Hagiwara Sakutarō 1886-1942
Japanese poet, critic, and essayist.
Hagiwara Sakutarō is considered by many critics to be the father of modern Japanese poetry. He was among the first poets to break away from the traditional, strictly metered forms of Japanese poetry-tanka and haiku. He also established a new aesthetic in Japanese poetry in which he attained a sustained poetic lyricism by using colloquial Japanese speech in free verse poems. Hagiwara was deeply influenced by European nihilistic philosophies, and his poems, which often center on existential anxiety, are pervaded by melancholy and nostalgia.
Hagiwara was born into a middle-class family in the provincial town of Maebashi, where his father was a successful physician. While in middle school, he took a keen interest in literature and began submitting traditional tanka poems to the literary magazine Bunko. He later withdrew from school due to poor health, and he made sporadic attempts to earn his high school degree into his twenties. At home, Hagiwara devoted himself to poetry and the study of Japanese and European literature. He also had an aptitude for music, and he studied the mandolin and guitar. By 1910, Hagiwara had become a regular contributor to several poetry journals. He spent several years living a somewhat Bohemian life, drifting between his hometown and Tokyo. During this time he explored his interest in Western philosophy and literature, and for a brief period he attended Christian churches. His lifestyle drew criticism from the Maebashi bourgeoisie, and his poetry includes many spiteful remarks about his native community. In 1916, he cofounded the magazine Kanjō with Murō Saisei, an author whose poems he greatly admired. The magazine featured a new style of modern Japanese poetry that was distinct from the highly intellectual poems that other magazines of the day were publishing. The following year Hagiwara published his first poetry collection, Tsuki ni hoeru. The collection, which introduced Hagiwara's extraordinary talent for using colloquial speech in a free verse style, gained wide critical acclaim and established his reputation as a significant new voice in Japanese poetry. He followed this success with several more volumes of poetry, criticism, and poetic theory. Despite his solid literary reputation, Hagiwara relied on his family for financial support throughout his life. In 1919, Hagiwara married Uedo Ineko, with whom he had two daughters. The marriage ended in divorce in 1929. His second marriage, to Ōya Mitsuko in 1938, lasted only eighteen months. Much of Hagiwara's poetry conveys the isolation and loneliness that he felt, and his later works, particularly the poems in his 1934 collection Hyōtō, are characterized by an increasingly despondent and nostalgic tone. He taught at the University of Meiji in Tokyo from 1934 until the year of his death. He died in 1942.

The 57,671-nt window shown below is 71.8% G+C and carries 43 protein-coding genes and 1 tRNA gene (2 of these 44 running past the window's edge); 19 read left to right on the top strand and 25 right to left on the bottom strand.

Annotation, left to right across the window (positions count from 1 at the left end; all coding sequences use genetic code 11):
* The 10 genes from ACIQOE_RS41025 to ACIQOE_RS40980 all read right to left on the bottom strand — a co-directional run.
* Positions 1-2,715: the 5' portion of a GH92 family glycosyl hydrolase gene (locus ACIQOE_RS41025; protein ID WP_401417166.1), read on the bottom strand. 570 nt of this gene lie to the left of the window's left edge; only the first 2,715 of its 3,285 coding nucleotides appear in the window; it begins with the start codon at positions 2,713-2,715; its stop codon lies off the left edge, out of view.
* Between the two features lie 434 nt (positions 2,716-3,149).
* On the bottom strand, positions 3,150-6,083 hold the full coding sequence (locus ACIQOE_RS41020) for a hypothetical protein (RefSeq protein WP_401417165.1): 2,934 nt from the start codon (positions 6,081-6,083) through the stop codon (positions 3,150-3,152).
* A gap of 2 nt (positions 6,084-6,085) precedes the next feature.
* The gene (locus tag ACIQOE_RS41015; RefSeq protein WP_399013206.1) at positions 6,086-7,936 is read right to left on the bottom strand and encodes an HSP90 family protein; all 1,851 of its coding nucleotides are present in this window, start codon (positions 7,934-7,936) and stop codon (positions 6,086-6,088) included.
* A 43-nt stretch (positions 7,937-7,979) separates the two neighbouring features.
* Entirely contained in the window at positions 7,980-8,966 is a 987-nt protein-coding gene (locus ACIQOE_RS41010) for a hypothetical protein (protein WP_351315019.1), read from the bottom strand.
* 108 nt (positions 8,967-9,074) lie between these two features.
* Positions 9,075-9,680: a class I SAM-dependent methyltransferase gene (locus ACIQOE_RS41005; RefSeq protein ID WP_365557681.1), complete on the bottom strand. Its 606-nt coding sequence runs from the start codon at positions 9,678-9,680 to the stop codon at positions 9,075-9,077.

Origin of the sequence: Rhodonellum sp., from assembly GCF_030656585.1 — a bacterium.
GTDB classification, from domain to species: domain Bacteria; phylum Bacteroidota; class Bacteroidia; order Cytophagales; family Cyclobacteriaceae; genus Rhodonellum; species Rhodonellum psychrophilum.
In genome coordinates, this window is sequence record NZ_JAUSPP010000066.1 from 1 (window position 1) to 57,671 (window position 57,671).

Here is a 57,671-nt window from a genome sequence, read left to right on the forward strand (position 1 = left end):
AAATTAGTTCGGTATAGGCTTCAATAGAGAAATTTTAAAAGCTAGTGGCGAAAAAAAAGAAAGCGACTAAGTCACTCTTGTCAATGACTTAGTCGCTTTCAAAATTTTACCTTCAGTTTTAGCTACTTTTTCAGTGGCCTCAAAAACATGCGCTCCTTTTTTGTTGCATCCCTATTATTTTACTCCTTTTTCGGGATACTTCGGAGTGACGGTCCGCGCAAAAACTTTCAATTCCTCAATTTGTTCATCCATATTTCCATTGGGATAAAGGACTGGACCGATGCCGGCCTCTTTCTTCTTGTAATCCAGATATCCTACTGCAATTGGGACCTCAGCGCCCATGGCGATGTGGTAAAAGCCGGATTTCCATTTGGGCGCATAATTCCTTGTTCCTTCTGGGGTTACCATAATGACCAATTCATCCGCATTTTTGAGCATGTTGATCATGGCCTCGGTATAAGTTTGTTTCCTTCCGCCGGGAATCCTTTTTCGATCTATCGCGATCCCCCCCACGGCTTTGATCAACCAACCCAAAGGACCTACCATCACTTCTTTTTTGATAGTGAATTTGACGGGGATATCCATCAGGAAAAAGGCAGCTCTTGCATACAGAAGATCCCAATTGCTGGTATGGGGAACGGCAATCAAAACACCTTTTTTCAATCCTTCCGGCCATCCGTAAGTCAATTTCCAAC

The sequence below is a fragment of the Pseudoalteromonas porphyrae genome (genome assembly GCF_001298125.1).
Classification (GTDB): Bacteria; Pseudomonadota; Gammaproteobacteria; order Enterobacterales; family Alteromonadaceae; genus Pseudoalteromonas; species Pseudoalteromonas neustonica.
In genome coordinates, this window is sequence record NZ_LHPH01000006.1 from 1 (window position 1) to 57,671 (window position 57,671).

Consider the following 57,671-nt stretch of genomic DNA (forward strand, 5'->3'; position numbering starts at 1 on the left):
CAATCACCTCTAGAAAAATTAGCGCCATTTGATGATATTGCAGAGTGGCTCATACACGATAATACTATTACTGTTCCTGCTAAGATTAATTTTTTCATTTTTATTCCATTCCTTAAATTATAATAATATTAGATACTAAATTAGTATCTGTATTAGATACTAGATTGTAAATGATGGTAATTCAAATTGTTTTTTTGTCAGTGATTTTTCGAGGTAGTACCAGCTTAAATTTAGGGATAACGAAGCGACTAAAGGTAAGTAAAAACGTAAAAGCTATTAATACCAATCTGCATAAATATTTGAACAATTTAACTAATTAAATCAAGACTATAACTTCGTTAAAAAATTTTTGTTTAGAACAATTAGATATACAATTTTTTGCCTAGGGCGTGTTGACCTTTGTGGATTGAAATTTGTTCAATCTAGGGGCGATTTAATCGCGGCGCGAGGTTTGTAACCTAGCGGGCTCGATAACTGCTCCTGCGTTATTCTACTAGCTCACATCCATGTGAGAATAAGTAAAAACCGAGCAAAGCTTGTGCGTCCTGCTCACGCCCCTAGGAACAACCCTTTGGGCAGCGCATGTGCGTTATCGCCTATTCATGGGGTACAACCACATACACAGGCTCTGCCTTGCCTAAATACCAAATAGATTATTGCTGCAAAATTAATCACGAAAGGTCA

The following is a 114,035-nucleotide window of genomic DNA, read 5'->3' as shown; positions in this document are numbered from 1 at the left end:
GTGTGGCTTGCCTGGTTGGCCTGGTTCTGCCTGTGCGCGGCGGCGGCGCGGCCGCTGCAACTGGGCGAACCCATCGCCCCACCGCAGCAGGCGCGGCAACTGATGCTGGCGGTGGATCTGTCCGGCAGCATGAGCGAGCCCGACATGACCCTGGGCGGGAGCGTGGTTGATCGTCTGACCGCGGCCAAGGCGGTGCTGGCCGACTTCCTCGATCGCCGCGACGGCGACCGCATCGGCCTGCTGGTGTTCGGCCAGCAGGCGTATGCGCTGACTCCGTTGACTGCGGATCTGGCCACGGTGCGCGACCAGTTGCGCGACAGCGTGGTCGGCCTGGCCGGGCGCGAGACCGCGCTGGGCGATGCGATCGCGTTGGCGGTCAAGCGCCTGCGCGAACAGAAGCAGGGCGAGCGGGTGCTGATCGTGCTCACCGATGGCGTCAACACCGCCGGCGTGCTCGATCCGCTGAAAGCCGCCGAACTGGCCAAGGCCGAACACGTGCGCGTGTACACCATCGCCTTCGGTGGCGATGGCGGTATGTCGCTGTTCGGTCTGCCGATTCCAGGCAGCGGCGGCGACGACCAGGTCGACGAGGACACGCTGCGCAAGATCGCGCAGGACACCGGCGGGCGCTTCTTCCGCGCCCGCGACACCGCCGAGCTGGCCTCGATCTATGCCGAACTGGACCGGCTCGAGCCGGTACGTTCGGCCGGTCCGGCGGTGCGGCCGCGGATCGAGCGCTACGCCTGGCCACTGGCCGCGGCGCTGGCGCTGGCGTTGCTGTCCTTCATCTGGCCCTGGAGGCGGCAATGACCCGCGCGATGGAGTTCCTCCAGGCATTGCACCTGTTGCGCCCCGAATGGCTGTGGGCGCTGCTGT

Hagiwara's first poetry collection, Tsuki ni hoeru, had a wide and immediate impact on the Japanese literary community. Although the collection contains some traditional tanka, many of the poems are written in a colloquial vernacular in a loose, unmetered form. Hagiwara's success at elevating common Japanese speech to a poetic form was unprecedented. In this volume, commentators noted, Hagiwara essentially created a new aesthetic in modern Japanese poetry. In the preface to the work Hagiwara wrote, "Before this collection not a single poem had been written in colloquial language of this style, and before this collection the animation in the poetry one senses today did not exist." Critics also note that the poems in this collection were among the first in modern Japanese poetry to address questions of existential anxiety. In the title piece, "Howling at the Moon," Hagiwara likened the desperate psychological state of humanity to a lonely dog plaintively wailing at the moon. Throughout the collection, in poems such as "A Hanging in Heaven" and "An Ailing Face at the Bottom of the Earth," Hagiwara created characters who are ridden with despair. Hagiwara's second collection of poems, Aoneko, achieved even greater critical acclaim than his first. The poems in this volume reveal Hagiwara's personal interest in the nihilistic philosophy of Arthur Schopenhauer and the pessimistic ideology of Buddhism. The collection centers on abstract, metaphysical themes in which characters are nostalgic for times and places that they have never experienced. Hagiwara published a second "definitive" edition of the volume in 1936, in which he included the poem "The Corpse of a Blue Cat." The piece is a sad and nostalgic love poem in which time and memory are displaced. In it, the speaker says, "We have no past, no future, / And have faded away from the things of reality." Hagiwara's last major collection of poetry, Hyōtō (1934), received mixed critical reviews. In this volume, Hagiwara abandoned his innovative use of colloquial Japanese and returned to writing in a more formal language in metered verse. The poems in the volume are set in a more realistic context, and they convey an overwhelming sense of despair and bitterness. In the autobiographical poem "Returning to My Parents' Home," for example, Hagiwara recounted the anger and rejection that he felt after his first wife left him. In addition to his poetry, Hagiwara was widely respected for his volumes on poetic theory. His most noted work, Shi no genri (1928), laid out his conception of what he contended should be the principal aims of poetry. In aphoristic statements Hagiwara asserted that poetry should strive to convey transcendental themes and be critical of reality.